Fans of TEDx, like its speakers, are a diverse bunch. “People who attend have a huge variety of interests and backgrounds,” says editorial director Edwina Throsby. It’s no easy task to keep everyone happy, but this year’s line-up is sure to please and intrigue with the introduction of themed talks.

For the first time at TEDx Sydney, 16 Australian speakers will be split between four different themes; Passages, Blood, Enhance and Rethink. While this categorisation is designed to give the audience context, it also injects enough ambiguity and playfulness to keep the possibilities open. “It’s like a little game for the audience,” says Throsby.

Even though there are no set topics for speakers at TEDx, there are certain criteria that speakers must adhere to before they can appear at the event. “Everybody is actively researching or living what they are talking about,” says Throsby. They also must be able to communicate complex ideas and communicate ideas clearly. Speaking on the theme of Passages is Markus Zusak, author of the international best seller The Book Thief. Markus will address the idea that failure may not be such a bad thing, but rather, a good way to test our boundaries. Under the same theme Barat Ali Batoor – photographer, refugee from Afghanistan and winner of the Nikon-Walkley Photo of the Year Award for 2013 – will give some insight, through his photography, into what life is like fleeing Afghanistan for Australia.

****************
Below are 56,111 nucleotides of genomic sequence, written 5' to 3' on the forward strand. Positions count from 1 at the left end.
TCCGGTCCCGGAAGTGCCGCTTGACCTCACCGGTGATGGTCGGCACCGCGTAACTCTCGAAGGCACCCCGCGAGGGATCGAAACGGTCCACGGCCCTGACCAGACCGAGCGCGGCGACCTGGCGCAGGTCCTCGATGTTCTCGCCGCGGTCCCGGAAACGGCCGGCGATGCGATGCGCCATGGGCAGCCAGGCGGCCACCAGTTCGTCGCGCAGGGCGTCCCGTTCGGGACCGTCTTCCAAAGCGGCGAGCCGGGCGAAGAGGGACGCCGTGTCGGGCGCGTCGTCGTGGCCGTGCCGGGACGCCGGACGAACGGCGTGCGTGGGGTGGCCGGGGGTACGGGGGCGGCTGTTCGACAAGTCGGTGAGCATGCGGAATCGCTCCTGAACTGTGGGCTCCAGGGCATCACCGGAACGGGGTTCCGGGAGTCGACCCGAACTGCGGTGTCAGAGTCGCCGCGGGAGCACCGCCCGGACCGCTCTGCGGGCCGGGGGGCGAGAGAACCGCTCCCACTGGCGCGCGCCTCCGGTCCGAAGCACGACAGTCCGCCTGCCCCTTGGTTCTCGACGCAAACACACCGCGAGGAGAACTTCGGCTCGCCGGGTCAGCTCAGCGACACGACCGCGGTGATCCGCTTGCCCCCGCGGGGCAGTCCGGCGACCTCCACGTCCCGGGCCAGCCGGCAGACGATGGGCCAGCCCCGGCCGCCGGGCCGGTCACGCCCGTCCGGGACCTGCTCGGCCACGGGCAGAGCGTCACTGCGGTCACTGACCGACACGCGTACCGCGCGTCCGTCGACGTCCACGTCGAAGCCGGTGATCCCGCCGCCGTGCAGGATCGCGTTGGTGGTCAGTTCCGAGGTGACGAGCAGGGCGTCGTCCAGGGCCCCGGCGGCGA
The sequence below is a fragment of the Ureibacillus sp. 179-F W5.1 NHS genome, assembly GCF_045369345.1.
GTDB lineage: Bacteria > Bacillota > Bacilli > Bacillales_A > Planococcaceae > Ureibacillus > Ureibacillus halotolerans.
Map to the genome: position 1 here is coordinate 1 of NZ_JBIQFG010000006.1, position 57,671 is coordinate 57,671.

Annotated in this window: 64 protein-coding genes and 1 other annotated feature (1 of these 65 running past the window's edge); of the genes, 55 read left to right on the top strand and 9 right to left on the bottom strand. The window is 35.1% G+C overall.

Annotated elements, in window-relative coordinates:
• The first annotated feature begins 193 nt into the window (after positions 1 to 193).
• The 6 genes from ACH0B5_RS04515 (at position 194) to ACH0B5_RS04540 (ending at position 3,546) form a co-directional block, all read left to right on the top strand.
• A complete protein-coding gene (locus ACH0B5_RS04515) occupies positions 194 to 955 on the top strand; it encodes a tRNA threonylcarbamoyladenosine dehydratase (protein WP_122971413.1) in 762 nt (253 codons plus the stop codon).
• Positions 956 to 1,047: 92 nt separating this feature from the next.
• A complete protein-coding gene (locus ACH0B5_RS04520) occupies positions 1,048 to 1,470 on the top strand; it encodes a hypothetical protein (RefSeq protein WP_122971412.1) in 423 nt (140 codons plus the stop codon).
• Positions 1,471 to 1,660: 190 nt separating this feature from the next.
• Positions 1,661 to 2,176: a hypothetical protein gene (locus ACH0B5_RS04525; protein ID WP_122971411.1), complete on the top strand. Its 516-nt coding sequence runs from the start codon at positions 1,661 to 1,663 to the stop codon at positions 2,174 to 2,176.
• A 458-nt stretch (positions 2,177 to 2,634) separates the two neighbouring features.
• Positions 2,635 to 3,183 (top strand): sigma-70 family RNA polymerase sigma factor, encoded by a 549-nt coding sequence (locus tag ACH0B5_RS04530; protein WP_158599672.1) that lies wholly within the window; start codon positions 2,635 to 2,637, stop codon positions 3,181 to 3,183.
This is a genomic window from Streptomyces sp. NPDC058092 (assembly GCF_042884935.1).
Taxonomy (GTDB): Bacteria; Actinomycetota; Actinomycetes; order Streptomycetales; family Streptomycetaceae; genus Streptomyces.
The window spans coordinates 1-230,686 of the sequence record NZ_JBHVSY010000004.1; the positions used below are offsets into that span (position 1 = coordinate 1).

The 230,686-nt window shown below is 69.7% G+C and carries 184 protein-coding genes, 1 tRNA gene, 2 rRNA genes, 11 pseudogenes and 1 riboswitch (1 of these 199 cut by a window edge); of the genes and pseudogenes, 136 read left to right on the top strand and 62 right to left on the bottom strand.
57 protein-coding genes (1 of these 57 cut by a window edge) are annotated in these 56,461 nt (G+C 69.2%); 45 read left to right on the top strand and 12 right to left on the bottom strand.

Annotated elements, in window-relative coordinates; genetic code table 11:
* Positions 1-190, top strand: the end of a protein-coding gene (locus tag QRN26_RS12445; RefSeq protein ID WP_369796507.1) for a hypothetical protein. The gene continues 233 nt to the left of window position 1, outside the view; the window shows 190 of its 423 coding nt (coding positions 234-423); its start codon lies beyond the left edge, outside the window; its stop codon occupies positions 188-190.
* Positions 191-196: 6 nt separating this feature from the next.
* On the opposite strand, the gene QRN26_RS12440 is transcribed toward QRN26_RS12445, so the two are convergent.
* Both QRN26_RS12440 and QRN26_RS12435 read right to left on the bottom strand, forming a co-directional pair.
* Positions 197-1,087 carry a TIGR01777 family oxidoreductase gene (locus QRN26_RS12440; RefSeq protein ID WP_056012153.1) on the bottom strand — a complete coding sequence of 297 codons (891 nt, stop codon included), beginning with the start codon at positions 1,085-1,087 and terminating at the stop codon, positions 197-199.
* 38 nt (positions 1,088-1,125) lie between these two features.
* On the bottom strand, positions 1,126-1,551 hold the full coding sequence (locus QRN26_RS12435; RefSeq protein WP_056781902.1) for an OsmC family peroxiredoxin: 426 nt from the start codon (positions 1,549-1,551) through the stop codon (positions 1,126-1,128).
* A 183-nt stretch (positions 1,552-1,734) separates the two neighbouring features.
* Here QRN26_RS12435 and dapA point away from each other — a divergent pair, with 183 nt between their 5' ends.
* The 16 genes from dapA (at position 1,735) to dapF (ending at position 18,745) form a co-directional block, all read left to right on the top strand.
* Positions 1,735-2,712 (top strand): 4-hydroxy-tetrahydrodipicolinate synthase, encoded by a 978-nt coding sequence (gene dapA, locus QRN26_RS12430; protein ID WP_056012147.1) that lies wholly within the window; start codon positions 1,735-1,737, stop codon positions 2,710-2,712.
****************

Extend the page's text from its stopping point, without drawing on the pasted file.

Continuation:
The Blood theme will introduce four speakers from diverse backgrounds, including mother and son, Tim and Judy Sharp. They will speak about Tim’s life with autism and how he learnt to communicate through drawing, becoming an internationally acclaimed artist in the process.

Enhance sees Oliver Percovich discussing his charity, Skateistan. Based in Kabul the program teaches kids to skateboard and has seen amazing outcomes, especially for girls in the local community. Neuro-ethicist Nicole Vincent will discuss the topic of cognitive enhancement while asking, “If there were a pill that would make you better at your job, is it your responsibility to take it?”

The final theme, Rethink, will have you doing just that. Mathematician Clio Cresswell discusses the link between math and sex, and scientist Richard Banati will turn the idea of recycling on its head by asking whether it is actually good for the planet.

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